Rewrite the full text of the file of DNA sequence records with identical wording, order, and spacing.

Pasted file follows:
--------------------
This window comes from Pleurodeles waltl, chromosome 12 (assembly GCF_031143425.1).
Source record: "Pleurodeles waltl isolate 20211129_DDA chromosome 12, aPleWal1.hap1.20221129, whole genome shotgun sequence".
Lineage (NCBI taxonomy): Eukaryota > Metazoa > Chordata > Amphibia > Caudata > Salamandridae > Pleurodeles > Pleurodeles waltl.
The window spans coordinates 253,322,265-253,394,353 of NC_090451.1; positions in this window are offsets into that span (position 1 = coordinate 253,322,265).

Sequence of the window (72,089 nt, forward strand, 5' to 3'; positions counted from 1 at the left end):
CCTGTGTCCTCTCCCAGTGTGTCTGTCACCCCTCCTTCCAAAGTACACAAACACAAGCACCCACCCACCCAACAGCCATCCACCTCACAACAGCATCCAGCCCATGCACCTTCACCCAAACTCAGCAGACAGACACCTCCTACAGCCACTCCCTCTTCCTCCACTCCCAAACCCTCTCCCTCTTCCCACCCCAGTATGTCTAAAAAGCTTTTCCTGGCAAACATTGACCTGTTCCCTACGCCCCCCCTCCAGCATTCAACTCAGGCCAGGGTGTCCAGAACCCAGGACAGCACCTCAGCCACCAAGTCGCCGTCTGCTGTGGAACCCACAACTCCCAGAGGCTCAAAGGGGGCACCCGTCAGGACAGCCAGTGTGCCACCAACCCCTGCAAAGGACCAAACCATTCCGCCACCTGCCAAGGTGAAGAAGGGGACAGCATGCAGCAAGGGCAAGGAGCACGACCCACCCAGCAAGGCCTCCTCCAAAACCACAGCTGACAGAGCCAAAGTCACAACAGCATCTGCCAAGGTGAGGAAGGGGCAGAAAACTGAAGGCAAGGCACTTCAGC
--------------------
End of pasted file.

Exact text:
This window comes from Pleurodeles waltl, chromosome 12 (assembly GCF_031143425.1).
Source record: "Pleurodeles waltl isolate 20211129_DDA chromosome 12, aPleWal1.hap1.20221129, whole genome shotgun sequence".
Lineage (NCBI taxonomy): Eukaryota > Metazoa > Chordata > Amphibia > Caudata > Salamandridae > Pleurodeles > Pleurodeles waltl.
The window spans coordinates 253,322,265-253,394,353 of NC_090451.1; positions in this window are offsets into that span (position 1 = coordinate 253,322,265).

Sequence of the window (72,089 nt, forward strand, 5' to 3'; positions counted from 1 at the left end):
CCTGTGTCCTCTCCCAGTGTGTCTGTCACCCCTCCTTCCAAAGTACACAAACACAAGCACCCACCCACCCAACAGCCATCCACCTCACAACAGCATCCAGCCCATGCACCTTCACCCAAACTCAGCAGACAGACACCTCCTACAGCCACTCCCTCTTCCTCCACTCCCAAACCCTCTCCCTCTTCCCACCCCAGTATGTCTAAAAAGCTTTTCCTGGCAAACATTGACCTGTTCCCTACGCCCCCCCTCCAGCATTCAACTCAGGCCAGGGTGTCCAGAACCCAGGACAGCACCTCAGCCACCAAGTCGCCGTCTGCTGTGGAACCCACAACTCCCAGAGGCTCAAAGGGGGCACCCGTCAGGACAGCCAGTGTGCCACCAACCCCTGCAAAGGACCAAACCATTCCGCCACCTGCCAAGGTGAAGAAGGGGACAGCATGCAGCAAGGGCAAGGAGCACGACCCACCCAGCAAGGCCTCCTCCAAAACCACAGCTGACAGAGCCAAAGTCACAACAGCATCTGCCAAGGTGAGGAAGGGGCAGAAAACTGAAGGCAAGGCACTTCAGC